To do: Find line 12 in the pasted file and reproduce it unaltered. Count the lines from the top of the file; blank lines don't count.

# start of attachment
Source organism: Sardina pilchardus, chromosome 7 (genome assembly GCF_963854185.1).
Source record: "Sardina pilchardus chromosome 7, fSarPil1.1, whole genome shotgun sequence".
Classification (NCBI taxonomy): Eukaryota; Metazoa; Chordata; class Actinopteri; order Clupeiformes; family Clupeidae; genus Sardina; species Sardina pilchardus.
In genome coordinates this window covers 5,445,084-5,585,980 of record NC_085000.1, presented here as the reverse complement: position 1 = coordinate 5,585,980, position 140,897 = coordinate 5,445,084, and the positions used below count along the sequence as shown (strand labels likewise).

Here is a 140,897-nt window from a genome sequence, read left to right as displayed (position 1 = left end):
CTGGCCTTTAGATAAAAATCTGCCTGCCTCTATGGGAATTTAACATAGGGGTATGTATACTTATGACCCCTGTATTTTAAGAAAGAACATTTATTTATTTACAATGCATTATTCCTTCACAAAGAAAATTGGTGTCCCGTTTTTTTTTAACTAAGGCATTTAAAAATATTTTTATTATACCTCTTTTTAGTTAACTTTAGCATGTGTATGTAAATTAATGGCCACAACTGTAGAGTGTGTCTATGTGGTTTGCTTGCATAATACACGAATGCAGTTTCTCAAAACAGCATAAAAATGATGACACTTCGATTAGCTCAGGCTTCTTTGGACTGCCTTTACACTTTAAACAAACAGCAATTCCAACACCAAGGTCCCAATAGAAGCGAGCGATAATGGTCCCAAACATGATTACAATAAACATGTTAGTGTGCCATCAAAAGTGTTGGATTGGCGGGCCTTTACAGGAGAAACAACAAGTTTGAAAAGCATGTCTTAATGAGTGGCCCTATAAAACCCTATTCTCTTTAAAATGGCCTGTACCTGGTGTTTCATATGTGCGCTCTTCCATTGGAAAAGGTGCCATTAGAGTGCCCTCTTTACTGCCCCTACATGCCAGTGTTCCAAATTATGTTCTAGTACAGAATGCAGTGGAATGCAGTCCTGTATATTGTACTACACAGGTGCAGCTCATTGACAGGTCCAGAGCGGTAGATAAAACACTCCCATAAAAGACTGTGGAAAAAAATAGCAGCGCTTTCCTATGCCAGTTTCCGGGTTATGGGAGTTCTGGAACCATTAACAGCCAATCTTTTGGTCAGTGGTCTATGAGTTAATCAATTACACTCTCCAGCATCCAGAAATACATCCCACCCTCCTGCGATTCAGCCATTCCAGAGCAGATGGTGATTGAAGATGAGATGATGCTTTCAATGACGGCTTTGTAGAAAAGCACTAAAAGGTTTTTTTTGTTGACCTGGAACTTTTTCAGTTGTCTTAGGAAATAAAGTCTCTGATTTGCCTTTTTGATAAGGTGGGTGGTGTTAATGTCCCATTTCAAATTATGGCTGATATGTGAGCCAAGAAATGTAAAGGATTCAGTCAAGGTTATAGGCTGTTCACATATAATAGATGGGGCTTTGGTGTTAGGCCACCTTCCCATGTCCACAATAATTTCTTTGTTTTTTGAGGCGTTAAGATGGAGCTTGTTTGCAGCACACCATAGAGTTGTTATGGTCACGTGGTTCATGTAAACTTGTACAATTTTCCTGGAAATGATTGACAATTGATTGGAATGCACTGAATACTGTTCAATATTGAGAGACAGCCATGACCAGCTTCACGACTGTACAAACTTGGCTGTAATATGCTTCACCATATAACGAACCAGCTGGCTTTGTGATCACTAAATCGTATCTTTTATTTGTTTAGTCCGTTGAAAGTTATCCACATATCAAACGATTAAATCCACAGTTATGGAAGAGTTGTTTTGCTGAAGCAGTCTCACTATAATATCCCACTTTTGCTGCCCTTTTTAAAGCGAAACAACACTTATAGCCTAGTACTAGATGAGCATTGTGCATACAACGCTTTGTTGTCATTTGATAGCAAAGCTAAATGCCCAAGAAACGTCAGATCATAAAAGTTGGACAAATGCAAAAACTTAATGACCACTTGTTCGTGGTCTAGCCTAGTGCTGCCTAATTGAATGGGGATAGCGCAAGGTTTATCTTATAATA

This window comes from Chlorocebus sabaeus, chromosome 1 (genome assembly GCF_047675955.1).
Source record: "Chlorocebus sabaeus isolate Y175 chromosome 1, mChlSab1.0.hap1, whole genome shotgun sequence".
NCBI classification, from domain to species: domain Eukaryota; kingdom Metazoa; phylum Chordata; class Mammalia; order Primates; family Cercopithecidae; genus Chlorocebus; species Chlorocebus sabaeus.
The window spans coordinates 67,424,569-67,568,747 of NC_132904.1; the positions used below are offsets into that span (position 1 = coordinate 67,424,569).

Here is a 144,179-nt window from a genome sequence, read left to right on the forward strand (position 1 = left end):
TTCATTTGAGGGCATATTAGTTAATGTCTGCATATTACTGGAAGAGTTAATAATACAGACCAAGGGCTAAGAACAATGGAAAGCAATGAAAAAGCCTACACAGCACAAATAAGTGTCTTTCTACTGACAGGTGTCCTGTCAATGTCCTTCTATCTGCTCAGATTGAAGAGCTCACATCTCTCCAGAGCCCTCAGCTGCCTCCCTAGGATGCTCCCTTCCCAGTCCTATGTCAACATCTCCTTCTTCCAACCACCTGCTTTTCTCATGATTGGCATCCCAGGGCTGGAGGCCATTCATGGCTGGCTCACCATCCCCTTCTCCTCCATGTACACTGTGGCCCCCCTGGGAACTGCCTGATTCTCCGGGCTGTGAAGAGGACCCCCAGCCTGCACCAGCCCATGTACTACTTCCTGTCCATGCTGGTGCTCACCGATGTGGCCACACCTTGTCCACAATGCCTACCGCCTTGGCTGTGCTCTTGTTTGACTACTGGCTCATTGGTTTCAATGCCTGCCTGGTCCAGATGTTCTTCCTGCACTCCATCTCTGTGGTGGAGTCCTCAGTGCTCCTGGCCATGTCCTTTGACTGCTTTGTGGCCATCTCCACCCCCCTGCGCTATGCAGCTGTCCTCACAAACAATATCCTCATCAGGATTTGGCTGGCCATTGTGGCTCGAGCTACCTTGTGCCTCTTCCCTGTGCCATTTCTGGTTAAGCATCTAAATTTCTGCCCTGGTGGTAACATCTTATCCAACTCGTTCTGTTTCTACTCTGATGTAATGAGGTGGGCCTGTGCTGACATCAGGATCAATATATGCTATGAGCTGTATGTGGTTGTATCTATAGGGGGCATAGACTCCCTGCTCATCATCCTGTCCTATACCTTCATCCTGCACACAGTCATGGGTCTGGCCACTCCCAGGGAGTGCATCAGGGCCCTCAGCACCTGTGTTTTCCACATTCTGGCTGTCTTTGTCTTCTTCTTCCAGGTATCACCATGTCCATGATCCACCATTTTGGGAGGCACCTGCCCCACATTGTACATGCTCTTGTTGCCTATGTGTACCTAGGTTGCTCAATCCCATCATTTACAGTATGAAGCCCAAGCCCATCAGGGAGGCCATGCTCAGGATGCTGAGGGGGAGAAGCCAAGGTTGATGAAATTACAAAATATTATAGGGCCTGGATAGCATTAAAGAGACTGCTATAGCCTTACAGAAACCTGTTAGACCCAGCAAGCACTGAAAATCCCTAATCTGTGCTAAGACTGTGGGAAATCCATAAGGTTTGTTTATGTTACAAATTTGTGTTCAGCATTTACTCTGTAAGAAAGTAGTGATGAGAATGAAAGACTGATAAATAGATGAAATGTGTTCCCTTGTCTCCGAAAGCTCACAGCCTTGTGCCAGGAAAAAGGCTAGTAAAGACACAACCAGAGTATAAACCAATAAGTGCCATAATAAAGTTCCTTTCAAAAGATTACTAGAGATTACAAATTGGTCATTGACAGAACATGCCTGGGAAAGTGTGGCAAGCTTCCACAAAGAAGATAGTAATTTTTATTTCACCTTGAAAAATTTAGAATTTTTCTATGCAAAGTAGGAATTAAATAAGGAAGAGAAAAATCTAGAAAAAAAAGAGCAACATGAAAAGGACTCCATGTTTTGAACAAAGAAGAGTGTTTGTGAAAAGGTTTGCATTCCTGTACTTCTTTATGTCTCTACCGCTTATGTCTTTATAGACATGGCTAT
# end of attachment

TTCATTTGAGGGCATATTAGTTAATGTCTGCATATTACTGGAAGAGTTAATAATACAGACCAAGGGCTAAGAACAATGGAAAGCAATGAAAAAGCCTACACAGCACAAATAAGTGTCTTTCTACTGACAGGTGTCCTGTCAATGTCCTTCTATCTGCTCAGATTGAAGAGCTCACATCTCTCCAGAGCCCTCAGCTGCCTCCCTAGGATGCTCCCTTCCCAGTCCTATGTCAACATCTCCTTCTTCCAACCACCTGCTTTTCTCATGATTGGCATCCCAGGGCTGGAGGCCATTCATGGCTGGCTCACCATCCCCTTCTCCTCCATGTACACTGTGGCCCCCCTGGGAACTGCCTGATTCTCCGGGCTGTGAAGAGGACCCCCAGCCTGCACCAGCCCATGTACTACTTCCTGTCCATGCTGGTGCTCACCGATGTGGCCACACCTTGTCCACAATGCCTACCGCCTTGGCTGTGCTCTTGTTTGACTACTGGCTCATTGGTTTCAATGCCTGCCTGGTCCAGATGTTCTTCCTGCACTCCATCTCTGTGGTGGAGTCCTCAGTGCTCCTGGCCATGTCCTTTGACTGCTTTGTGGCCATCTCCACCCCCCTGCGCTATGCAGCTGTCCTCACAAACAATATCCTCATCAGGATTTGGCTGGCCATTGTGGCTCGAGCTACCTTGTGCCTCTTCCCTGTGCCATTTCTGGTTAAGCATCTAAATTTCTGCCCTGGTGGTAACATCTTATCCAACTCGTTCTGTTTCTACTCTGATGTAATGAGGTGGGCCTGTGCTGACATCAGGATCAATATATGCTATGAGCTGTATGTGGTTGTATCTATAGGGGGCATAGACTCCCTGCTCATCATCCTGTCCTATACCTTCATCCTGCACACAGTCATGGGTCTGGCCACTCCCAGGGAGTGCATCAGGGCCCTCAGCACCTGTGTTTTCCACATTCTGGCTGTCTTTGTCTTCTTCTTCCAGGTATCACCATGTCCATGATCCACCATTTTGGGAGGCACCTGCCCCACATTGTACATGCTCTTGTTGCCTATGTGTACCTAGGTTGCTCAATCCCATCATTTACAGTATGAAGCCCAAGCCCATCAGGGAGGCCATGCTCAGGATGCTGAGGGGGAGAAGCCAAGGTTGATGAAATTACAAAATATTATAGGGCCTGGATAGCATTAAAGAGACTGCTATAGCCTTACAGAAACCTGTTAGACCCAGCAAGCACTGAAAATCCCTAATCTGTGCTAAGACTGTGGGAAATCCATAAGGTTTGTTTATGTTACAAATTTGTGTTCAGCATTTACTCTGTAAGAAAGTAGTGATGAGAATGAAAGACTGATAAATAGATGAAATGTGTTCCCTTGTCTCCGAAAGCTCACAGCCTTGTGCCAGGAAAAAGGCTAGTAAAGACACAACCAGAGTATAAACCAATAAGTGCCATAATAAAGTTCCTTTCAAAAGATTACTAGAGATTACAAATTGGTCATTGACAGAACATGCCTGGGAAAGTGTGGCAAGCTTCCACAAAGAAGATAGTAATTTTTATTTCACCTTGAAAAATTTAGAATTTTTCTATGCAAAGTAGGAATTAAATAAGGAAGAGAAAAATCTAGAAAAAAAAGAGCAACATGAAAAGGACTCCATGTTTTGAACAAAGAAGAGTGTTTGTGAAAAGGTTTGCATTCCTGTACTTCTTTATGTCTCTACCGCTTATGTCTTTATAGACATGGCTAT